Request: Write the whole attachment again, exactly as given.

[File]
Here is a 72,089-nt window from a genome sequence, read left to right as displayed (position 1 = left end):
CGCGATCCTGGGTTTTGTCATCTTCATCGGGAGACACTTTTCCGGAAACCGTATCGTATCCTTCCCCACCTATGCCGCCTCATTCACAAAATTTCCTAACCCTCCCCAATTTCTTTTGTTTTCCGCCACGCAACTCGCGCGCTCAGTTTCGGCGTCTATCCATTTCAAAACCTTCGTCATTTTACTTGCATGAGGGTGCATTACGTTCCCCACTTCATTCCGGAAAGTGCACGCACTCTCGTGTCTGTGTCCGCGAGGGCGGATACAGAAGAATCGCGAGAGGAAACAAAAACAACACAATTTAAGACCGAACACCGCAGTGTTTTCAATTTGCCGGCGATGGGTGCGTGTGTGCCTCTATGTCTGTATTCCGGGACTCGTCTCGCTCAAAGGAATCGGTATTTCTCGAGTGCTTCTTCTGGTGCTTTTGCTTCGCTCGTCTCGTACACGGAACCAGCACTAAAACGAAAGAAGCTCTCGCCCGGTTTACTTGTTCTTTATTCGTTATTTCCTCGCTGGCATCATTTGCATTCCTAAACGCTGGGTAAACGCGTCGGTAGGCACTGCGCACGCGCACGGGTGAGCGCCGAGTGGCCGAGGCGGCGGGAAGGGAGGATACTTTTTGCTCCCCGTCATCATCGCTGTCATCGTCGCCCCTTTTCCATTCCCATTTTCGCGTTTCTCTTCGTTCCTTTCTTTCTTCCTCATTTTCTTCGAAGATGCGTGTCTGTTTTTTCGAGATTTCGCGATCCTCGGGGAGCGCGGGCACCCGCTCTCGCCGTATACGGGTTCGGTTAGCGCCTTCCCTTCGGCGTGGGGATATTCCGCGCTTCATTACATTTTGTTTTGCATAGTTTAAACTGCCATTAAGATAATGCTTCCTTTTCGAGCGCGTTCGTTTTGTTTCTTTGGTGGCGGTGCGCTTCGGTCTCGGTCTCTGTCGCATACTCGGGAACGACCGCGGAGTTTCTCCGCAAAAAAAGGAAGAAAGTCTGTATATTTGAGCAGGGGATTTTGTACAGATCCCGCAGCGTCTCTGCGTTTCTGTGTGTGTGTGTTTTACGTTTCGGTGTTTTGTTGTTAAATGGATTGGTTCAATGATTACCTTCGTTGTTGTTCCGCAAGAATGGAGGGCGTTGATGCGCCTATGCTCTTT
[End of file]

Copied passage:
Here is a 72,089-nt window from a genome sequence, read left to right as displayed (position 1 = left end):
CGCGATCCTGGGTTTTGTCATCTTCATCGGGAGACACTTTTCCGGAAACCGTATCGTATCCTTCCCCACCTATGCCGCCTCATTCACAAAATTTCCTAACCCTCCCCAATTTCTTTTGTTTTCCGCCACGCAACTCGCGCGCTCAGTTTCGGCGTCTATCCATTTCAAAACCTTCGTCATTTTACTTGCATGAGGGTGCATTACGTTCCCCACTTCATTCCGGAAAGTGCACGCACTCTCGTGTCTGTGTCCGCGAGGGCGGATACAGAAGAATCGCGAGAGGAAACAAAAACAACACAATTTAAGACCGAACACCGCAGTGTTTTCAATTTGCCGGCGATGGGTGCGTGTGTGCCTCTATGTCTGTATTCCGGGACTCGTCTCGCTCAAAGGAATCGGTATTTCTCGAGTGCTTCTTCTGGTGCTTTTGCTTCGCTCGTCTCGTACACGGAACCAGCACTAAAACGAAAGAAGCTCTCGCCCGGTTTACTTGTTCTTTATTCGTTATTTCCTCGCTGGCATCATTTGCATTCCTAAACGCTGGGTAAACGCGTCGGTAGGCACTGCGCACGCGCACGGGTGAGCGCCGAGTGGCCGAGGCGGCGGGAAGGGAGGATACTTTTTGCTCCCCGTCATCATCGCTGTCATCGTCGCCCCTTTTCCATTCCCATTTTCGCGTTTCTCTTCGTTCCTTTCTTTCTTCCTCATTTTCTTCGAAGATGCGTGTCTGTTTTTTCGAGATTTCGCGATCCTCGGGGAGCGCGGGCACCCGCTCTCGCCGTATACGGGTTCGGTTAGCGCCTTCCCTTCGGCGTGGGGATATTCCGCGCTTCATTACATTTTGTTTTGCATAGTTTAAACTGCCATTAAGATAATGCTTCCTTTTCGAGCGCGTTCGTTTTGTTTCTTTGGTGGCGGTGCGCTTCGGTCTCGGTCTCTGTCGCATACTCGGGAACGACCGCGGAGTTTCTCCGCAAAAAAAGGAAGAAAGTCTGTATATTTGAGCAGGGGATTTTGTACAGATCCCGCAGCGTCTCTGCGTTTCTGTGTGTGTGTGTTTTACGTTTCGGTGTTTTGTTGTTAAATGGATTGGTTCAATGATTACCTTCGTTGTTGTTCCGCAAGAATGGAGGGCGTTGATGCGCCTATGCTCTTT